In the original break-in of RSG 6 there were five of us. This was increased to more than eight by the time the group dissolved.

Can you explain something of the ethos of the Committee of 100?

It is very important that you bear in mind that the Committee of 100 was a movement of mass non-violent direct action. There never were any clashes with the police although there were many arrests, perhaps as many as 7000 in one afternoon. A very careful system of organisation was in place. Elaborate preparations were made to ensure the non-violence of the mass demonstrations. This has never been documented.

The Committee of 100 and CND should have been on the same side, yet they clashed. Why was this?

The relationship between the Committee of 100 and the CND was not smooth. Both parties made a great effort to disguise the animosity that existed. For instance I do not believe that there was one member of the executive Council of the CND who was also a member of the Committee of 100. There is a theory that Canon Collins, the leader of the CND, was a Soviet agent. I do not believe that this theory has ever been published. His movements at the time of the Cuba crisis were indicative of a high-ranking agent seeking advice. Furthermore I do not believe that the campaign for nuclear disarmament ever denounced the Russian bomb although the Committee of 100 actually held demonstrations in the Soviet Union.

Despite all the efforts through the last few decades for nuclear disarmament, do you think the world is a safer place regarding the nuclear threat today?

The reaction to the introduction of the crossbow which rendered aristocrats liable to harm in battle and the introduction of gunpowder which destroyed the power of those in possession of fortified castles both went through identical processes to the atom bomb. The use of both was formally banned and each in turn was anathematised by a Pope. The quick answer is that of course they will use the bomb, they already have after all.

A potential end of the world? With the gift of  hindsight regarding the faux Cold War of the 1950s, ‘60s and ‘70s, today we see yet more attempts at divide and rule, this time in the Middle East, with the flames being fanned to create hostility between Islam versus the West, the objective being a Third World War. Do you think, thanks to the efforts of CND, the Committee of 100, the peace movement and the heroic undercover manoeuvres of the Spies for Peace, that we are now experiencing a huge worldwide awakening to the pointlessness and insanity of all such warfare?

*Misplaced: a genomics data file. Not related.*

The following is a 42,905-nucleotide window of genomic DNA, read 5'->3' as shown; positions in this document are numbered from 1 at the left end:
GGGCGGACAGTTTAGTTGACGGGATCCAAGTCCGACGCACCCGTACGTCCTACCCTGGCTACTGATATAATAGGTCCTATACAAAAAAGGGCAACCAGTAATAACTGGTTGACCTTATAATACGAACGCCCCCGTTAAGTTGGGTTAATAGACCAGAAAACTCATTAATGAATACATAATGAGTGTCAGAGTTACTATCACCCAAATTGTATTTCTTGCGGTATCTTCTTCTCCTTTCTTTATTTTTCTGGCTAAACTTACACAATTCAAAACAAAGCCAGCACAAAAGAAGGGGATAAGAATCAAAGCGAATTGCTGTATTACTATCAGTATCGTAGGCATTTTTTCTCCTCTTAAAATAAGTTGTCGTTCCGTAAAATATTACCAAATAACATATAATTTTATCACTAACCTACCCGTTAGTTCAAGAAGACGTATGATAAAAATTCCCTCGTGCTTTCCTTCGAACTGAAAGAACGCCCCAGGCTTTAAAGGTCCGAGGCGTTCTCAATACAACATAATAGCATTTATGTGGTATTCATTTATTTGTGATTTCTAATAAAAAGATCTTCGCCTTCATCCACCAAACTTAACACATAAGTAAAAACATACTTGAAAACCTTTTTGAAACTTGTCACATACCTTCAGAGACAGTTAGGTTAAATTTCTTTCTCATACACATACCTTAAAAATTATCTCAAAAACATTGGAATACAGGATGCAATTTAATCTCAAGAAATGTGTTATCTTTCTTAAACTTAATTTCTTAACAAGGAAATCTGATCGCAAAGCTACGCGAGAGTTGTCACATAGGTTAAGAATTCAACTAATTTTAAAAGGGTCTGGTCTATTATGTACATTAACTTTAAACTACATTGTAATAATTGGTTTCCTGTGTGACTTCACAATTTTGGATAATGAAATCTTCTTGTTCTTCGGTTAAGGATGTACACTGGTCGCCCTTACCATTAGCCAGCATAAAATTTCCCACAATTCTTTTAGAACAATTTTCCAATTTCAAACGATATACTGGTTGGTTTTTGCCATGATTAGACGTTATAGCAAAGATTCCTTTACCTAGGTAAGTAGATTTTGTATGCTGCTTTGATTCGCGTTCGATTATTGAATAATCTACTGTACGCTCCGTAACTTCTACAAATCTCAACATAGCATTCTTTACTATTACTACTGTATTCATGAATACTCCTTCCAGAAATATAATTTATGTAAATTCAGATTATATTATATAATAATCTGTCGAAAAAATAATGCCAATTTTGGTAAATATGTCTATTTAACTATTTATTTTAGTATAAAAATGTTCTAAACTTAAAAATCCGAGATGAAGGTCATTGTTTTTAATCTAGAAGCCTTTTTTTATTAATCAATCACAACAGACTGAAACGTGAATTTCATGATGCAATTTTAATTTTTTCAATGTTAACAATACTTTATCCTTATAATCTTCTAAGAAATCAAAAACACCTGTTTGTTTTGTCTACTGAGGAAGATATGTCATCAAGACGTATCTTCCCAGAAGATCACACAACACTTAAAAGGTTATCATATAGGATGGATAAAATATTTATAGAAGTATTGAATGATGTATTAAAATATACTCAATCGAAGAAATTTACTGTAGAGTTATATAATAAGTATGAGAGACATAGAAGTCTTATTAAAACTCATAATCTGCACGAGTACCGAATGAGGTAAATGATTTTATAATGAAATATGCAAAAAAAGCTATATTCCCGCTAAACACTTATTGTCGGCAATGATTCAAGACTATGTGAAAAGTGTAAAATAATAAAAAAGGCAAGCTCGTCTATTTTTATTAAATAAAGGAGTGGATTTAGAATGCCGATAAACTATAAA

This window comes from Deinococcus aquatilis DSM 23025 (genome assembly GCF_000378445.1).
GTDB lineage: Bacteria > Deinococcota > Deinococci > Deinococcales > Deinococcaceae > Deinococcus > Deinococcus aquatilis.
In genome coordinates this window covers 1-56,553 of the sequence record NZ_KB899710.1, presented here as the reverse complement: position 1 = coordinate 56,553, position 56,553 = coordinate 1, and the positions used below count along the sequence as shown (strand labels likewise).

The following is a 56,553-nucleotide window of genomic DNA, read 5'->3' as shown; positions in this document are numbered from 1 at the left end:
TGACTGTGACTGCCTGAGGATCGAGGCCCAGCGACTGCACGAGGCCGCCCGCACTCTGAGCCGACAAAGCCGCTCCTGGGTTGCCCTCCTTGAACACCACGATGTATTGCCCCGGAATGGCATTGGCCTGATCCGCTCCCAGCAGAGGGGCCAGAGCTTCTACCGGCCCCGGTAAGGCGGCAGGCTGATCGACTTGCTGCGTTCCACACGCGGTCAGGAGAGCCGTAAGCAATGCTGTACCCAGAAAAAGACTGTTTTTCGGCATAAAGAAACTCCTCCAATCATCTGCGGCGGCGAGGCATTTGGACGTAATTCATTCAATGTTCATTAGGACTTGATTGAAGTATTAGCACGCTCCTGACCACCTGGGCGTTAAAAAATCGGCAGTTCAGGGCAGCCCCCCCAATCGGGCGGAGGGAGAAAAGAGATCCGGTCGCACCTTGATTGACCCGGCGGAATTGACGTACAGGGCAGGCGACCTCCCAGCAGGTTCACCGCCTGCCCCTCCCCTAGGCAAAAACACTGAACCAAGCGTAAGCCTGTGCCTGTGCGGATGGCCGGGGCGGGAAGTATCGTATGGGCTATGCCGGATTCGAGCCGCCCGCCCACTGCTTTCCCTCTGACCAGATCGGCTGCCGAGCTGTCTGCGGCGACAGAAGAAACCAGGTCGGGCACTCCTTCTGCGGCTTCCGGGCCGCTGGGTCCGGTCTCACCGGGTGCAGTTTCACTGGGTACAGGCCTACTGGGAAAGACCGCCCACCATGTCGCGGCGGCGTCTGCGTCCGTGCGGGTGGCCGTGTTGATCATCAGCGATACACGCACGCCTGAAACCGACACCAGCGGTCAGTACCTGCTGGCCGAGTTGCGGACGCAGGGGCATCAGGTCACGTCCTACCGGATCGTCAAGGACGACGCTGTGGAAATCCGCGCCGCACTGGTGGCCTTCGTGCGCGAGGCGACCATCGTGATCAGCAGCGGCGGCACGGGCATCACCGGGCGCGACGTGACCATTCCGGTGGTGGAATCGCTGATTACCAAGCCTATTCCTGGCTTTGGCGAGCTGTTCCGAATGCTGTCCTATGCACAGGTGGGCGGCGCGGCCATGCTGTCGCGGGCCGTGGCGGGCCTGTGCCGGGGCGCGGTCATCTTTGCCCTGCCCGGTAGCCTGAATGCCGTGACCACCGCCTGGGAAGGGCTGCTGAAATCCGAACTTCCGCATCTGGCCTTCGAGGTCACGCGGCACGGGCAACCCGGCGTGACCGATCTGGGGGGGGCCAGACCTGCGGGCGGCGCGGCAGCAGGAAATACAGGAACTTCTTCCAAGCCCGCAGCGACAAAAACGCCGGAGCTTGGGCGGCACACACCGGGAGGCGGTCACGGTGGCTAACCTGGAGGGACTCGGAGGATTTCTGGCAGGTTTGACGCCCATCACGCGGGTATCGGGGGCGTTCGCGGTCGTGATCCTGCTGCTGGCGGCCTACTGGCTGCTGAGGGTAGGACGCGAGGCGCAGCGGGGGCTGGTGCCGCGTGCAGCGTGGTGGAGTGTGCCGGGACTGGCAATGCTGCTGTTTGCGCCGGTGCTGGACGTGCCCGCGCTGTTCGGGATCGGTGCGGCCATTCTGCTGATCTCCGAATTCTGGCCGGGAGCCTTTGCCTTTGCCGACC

One of the great problems of life is to separate the imaginary from the directly experienced. I think that we did poor service by popularising the idea of “end of the world”. I do not think that atomic weapons imply the end of the world. “End of the world” is a figure of speech. It is a dramatic piece of literature. Its roots probably lie in ancient religion. However, when it is used in a political context it separates what we see around us from what we imagine. It is this confusion which makes it possible for people to be led into believing that they are being attacked or persecuted by other people or other states. In order to govern ourselves without the cancer of professional politics we need to be able to trust our eyes and to reject propaganda and mythical politics.

I would think that the misery imposed by corporate capitalism is a far greater destroyer of human happiness than anything that could emerge from atomic war. And, yes, I do think there is an awakening. I think this is especially true in Islam. The crowds that have gathered in Tunisia, in South America, in Egypt and in China are actually large enough to combat the jet fighter bombers of the state.

I feel a new element has entered national politics all over the world. Perhaps this is because of the increase in interpersonal information flow due to digital media or perhaps for some other reason of which I’m not aware. Whatever the reason I think in several places in the world there is a growing awareness that people’s lives are being wasted by governments imposing social structures which are increasingly seen by the mass of the population as onerous and unnecessary. I think that people are becoming less willing to trust gangster politicians and more confident that they can take the world into their own hands and make of it a treasure house without locks and bars.






Mike Lesser
September 28, 1943 – July 1, 2015

Interviewed by Claire Palmer
August 4th 2013

Cover of the original pamphlet that was distributed by the Spies for Peace